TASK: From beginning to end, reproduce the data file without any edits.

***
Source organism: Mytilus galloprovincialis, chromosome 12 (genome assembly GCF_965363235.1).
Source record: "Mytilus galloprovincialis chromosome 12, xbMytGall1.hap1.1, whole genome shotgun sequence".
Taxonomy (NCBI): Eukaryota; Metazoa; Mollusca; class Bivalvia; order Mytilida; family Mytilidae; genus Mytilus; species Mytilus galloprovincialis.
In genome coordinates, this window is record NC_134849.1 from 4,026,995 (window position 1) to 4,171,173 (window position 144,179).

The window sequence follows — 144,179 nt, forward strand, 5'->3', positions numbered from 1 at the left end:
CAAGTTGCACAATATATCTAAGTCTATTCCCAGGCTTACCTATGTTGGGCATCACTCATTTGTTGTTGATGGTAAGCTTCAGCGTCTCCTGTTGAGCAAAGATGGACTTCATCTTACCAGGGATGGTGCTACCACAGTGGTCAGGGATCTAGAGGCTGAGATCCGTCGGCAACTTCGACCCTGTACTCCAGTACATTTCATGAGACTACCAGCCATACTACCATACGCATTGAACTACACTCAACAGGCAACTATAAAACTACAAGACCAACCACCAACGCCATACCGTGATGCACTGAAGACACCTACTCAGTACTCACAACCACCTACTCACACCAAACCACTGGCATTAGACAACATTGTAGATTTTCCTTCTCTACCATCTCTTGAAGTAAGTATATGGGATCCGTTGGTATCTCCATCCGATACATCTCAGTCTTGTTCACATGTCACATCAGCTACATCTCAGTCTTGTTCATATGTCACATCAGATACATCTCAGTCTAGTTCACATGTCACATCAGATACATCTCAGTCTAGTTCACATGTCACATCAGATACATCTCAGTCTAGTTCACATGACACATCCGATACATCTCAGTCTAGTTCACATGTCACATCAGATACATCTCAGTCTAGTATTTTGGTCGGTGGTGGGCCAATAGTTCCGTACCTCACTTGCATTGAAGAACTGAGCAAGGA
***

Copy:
Source organism: Mytilus galloprovincialis, chromosome 12 (genome assembly GCF_965363235.1).
Source record: "Mytilus galloprovincialis chromosome 12, xbMytGall1.hap1.1, whole genome shotgun sequence".
Taxonomy (NCBI): Eukaryota; Metazoa; Mollusca; class Bivalvia; order Mytilida; family Mytilidae; genus Mytilus; species Mytilus galloprovincialis.
In genome coordinates, this window is record NC_134849.1 from 4,026,995 (window position 1) to 4,171,173 (window position 144,179).

The window sequence follows — 144,179 nt, forward strand, 5'->3', positions numbered from 1 at the left end:
CAAGTTGCACAATATATCTAAGTCTATTCCCAGGCTTACCTATGTTGGGCATCACTCATTTGTTGTTGATGGTAAGCTTCAGCGTCTCCTGTTGAGCAAAGATGGACTTCATCTTACCAGGGATGGTGCTACCACAGTGGTCAGGGATCTAGAGGCTGAGATCCGTCGGCAACTTCGACCCTGTACTCCAGTACATTTCATGAGACTACCAGCCATACTACCATACGCATTGAACTACACTCAACAGGCAACTATAAAACTACAAGACCAACCACCAACGCCATACCGTGATGCACTGAAGACACCTACTCAGTACTCACAACCACCTACTCACACCAAACCACTGGCATTAGACAACATTGTAGATTTTCCTTCTCTACCATCTCTTGAAGTAAGTATATGGGATCCGTTGGTATCTCCATCCGATACATCTCAGTCTTGTTCACATGTCACATCAGCTACATCTCAGTCTTGTTCATATGTCACATCAGATACATCTCAGTCTAGTTCACATGTCACATCAGATACATCTCAGTCTAGTTCACATGTCACATCAGATACATCTCAGTCTAGTTCACATGACACATCCGATACATCTCAGTCTAGTTCACATGTCACATCAGATACATCTCAGTCTAGTATTTTGGTCGGTGGTGGGCCAATAGTTCCGTACCTCACTTGCATTGAAGAACTGAGCAAGGA